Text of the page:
Guardian Angels Wynnum
St Joseph The Worker Hemmant
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Brief History
1905 - 2005

Centenary year celebrations give us pause to stop and reflect on the human experience expressed over a period of a hundred years. We look back, perhaps with mild amusement, at the way people dressed, what they ate, how they entertained themselves. We look back at their values and sometimes we bemoan the way things have changed, yet the world we live in is in a constant state of change, even our bodies change and we look for ways to 'turn back the clock' on our aging.

Our parish celebrates one hundred years of praying, celebrating, reconciling, marrying, welcoming and fare-welling as the Church celebrates the rites of passage of its members. One hundred years of prayers in a building seems quite trivial when one considers the ancient churches of Europe - places of worship that have been so for several centuries - and yet it is an important milestone in our time and place. We hope that in one hundred years time another parish priest will be writing something for the bi-centenary book, that the descendants of this family of God will still be praying here, still celebrating, still doing all the things that mark our community as God's family, the body of Christ on earth.

At this centenary celebration we remember the characters that have coloured parish life in Wynnum during these one hundred years; Characters who have left their mark on the community for better or for worse. Most of them were people of their day and age working within the boundaries of society and church of a particular era. In some way they make this community the kind of place it is today. We want to take time in this year of our centenary to thank God for his presence and action in our world, especially in this part of the world called Wynnum. We want to remember God's loving plan being worked out through human agents who have strived to be faithful to what God asks of them.

Whilst much attention has been focused upon the church building of Guardian Angels and its refurbishment - the centenary celebration is primarily about people. And even though the church building is one hundred years old - of itself it is unimportant in the bigger scheme of things. Of greater importance is what has happened inside this building for one hundred years, of what has happened in the lives of the people who come here to pray, to celebrate, to reconcile, to welcome, to marry. Of greater importance is the sacramental life of the community of Guardian Angels. Even though the externals have changed many times - both in the church building and in the liturgy the essentials have never changed. For one hundred years we have opened the book of the scriptures and heard the stories of God's loving plan for humanity, the stories of Christ and his disciples, the stories of the early church. For one hundred years we have taken simple gifts, bread and wine, and prayed the great prayer of the Church over the bread and wine, our gifts have been transformed into the body and blood of Christ, food for our journey. For one hundred years we have led new members to the waters of new life in the sacrament of Baptism. For one hundred years we have anointed people with the oil of chrism, confirming them in their faith and sealing their baptism. For one hundred years we have joined men and women and their families in holy Matrimony. For one hundred years we have fare-welled our loved ones in the countless funerals we have celebrated. So for all these celebrations of God's family, for all these occasions of grace and healing we remember and we give thanks to God.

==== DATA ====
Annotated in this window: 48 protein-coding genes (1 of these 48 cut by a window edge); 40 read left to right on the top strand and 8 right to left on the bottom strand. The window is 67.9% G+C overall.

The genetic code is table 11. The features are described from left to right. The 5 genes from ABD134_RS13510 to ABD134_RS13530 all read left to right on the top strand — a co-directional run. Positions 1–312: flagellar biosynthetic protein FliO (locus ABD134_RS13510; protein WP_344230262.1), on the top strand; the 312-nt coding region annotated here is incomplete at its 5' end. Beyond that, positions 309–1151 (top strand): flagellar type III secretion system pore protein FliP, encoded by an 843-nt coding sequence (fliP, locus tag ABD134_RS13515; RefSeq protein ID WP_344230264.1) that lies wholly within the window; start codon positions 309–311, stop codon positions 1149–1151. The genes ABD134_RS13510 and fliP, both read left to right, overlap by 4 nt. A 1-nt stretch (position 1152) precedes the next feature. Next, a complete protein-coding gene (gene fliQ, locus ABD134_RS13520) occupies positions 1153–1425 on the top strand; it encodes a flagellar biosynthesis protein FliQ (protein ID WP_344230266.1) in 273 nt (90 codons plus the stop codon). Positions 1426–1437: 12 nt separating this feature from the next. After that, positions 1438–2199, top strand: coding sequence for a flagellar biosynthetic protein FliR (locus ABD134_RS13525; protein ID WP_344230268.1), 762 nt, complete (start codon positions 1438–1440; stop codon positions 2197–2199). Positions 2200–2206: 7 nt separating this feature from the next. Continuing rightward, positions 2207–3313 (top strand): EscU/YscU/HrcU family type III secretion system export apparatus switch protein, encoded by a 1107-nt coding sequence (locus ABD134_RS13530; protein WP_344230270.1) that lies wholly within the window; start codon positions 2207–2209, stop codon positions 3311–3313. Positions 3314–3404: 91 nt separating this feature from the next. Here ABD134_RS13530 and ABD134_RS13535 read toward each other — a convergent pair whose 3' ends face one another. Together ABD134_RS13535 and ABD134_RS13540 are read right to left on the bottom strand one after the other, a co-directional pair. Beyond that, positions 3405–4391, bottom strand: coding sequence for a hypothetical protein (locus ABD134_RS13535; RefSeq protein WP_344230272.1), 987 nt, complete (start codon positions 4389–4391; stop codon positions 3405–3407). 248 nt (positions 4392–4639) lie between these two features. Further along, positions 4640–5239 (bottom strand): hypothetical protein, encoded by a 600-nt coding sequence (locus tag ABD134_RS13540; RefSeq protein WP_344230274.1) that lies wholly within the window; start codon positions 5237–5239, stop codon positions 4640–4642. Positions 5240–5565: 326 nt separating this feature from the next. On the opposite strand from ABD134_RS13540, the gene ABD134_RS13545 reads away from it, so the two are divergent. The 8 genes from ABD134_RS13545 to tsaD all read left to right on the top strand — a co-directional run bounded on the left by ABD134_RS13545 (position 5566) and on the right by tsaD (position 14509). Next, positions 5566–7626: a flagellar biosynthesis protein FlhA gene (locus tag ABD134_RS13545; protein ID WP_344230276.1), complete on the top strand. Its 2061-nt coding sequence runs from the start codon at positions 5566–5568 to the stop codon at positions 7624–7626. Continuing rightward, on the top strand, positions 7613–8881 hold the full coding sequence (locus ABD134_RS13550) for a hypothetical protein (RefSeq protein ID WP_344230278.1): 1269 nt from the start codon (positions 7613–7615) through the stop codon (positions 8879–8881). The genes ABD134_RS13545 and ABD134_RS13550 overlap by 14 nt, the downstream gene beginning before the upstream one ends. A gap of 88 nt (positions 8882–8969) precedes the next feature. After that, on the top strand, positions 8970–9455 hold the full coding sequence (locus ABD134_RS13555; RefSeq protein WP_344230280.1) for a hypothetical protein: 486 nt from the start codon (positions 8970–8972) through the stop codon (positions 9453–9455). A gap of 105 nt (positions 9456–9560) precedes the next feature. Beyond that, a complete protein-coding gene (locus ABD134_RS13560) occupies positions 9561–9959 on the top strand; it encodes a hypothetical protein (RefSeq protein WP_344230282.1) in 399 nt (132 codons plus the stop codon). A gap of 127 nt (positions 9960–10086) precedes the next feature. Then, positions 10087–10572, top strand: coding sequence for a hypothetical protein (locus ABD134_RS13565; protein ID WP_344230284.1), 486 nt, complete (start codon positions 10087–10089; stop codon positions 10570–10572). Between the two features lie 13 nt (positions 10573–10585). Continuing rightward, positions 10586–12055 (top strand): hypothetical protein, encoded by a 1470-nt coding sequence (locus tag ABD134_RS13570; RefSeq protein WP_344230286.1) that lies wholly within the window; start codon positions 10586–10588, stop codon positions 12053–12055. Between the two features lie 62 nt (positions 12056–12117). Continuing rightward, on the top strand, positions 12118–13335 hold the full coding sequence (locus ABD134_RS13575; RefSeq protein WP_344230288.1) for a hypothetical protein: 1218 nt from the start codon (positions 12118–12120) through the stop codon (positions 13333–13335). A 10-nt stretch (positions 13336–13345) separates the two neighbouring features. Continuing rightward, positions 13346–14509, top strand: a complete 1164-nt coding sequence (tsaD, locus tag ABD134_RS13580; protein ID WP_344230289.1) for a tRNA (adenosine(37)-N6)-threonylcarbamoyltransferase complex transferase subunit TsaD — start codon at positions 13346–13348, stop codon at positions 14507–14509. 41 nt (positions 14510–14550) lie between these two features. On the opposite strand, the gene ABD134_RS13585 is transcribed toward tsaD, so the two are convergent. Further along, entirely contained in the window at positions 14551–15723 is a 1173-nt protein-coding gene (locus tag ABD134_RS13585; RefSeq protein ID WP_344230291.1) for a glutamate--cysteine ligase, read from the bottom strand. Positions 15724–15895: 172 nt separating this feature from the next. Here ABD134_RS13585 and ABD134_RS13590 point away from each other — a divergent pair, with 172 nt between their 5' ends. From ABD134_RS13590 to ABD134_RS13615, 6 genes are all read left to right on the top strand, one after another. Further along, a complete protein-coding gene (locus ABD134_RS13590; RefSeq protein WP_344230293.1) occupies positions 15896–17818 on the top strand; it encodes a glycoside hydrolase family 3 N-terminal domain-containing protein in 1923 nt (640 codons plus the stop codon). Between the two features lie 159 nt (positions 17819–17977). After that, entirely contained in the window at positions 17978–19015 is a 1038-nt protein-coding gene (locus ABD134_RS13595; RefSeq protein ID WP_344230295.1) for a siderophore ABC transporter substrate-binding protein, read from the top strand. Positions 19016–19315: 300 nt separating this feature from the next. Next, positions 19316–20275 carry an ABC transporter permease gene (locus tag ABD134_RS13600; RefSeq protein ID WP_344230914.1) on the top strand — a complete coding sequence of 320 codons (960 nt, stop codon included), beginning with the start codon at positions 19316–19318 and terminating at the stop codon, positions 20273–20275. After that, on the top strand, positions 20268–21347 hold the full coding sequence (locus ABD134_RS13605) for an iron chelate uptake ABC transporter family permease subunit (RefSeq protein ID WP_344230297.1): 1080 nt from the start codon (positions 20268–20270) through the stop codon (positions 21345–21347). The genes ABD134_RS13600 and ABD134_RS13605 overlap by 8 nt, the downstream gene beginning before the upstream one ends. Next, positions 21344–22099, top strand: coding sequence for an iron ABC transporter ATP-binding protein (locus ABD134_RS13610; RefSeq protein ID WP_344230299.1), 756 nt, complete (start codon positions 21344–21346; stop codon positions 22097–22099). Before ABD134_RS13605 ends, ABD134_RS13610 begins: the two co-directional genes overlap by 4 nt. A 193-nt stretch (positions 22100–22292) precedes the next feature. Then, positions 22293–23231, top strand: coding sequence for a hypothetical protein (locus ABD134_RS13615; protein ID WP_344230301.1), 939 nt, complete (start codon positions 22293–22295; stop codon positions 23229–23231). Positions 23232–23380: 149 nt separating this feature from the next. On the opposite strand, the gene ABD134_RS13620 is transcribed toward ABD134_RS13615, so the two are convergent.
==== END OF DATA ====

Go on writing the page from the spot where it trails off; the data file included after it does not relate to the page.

When I came here in the year 2000 it was pointed out that I was the first Queensland born Parish Priest of Guardian Angels, Wynnum. The Capuchin Friars arrived here in October 1945 - it was the first place they came to in Australia with the intention of implanting the Order in this country. Thus 2005 marks not just the centenary of the parish but also the diamond jubilee of the arrival of the Capuchin Friars.

May this Centenary year be a time of grace and renewal for all who have been connected with Guardian Angels Parish. As we move into the next hundred years of Catholic presence in the Wynnum area may the Holy Spirit continue to overshadow us and may the love of Christ be present in our every undertaking. May we leave for those who will follow us a legacy of prayer, celebration and hope for the future.

Gerard O'Dempsey OFM Cap

The souvenir booklet, “BACK TO WYNNUM”, published in 1933, gives the following account:

Prior to 1904 there were few Catholics residing in the district, and these were visited occa­sionally by priests from Brisbane. Father Dorrigan and Father O'Leary were the priests mostly remembered for making the long journey.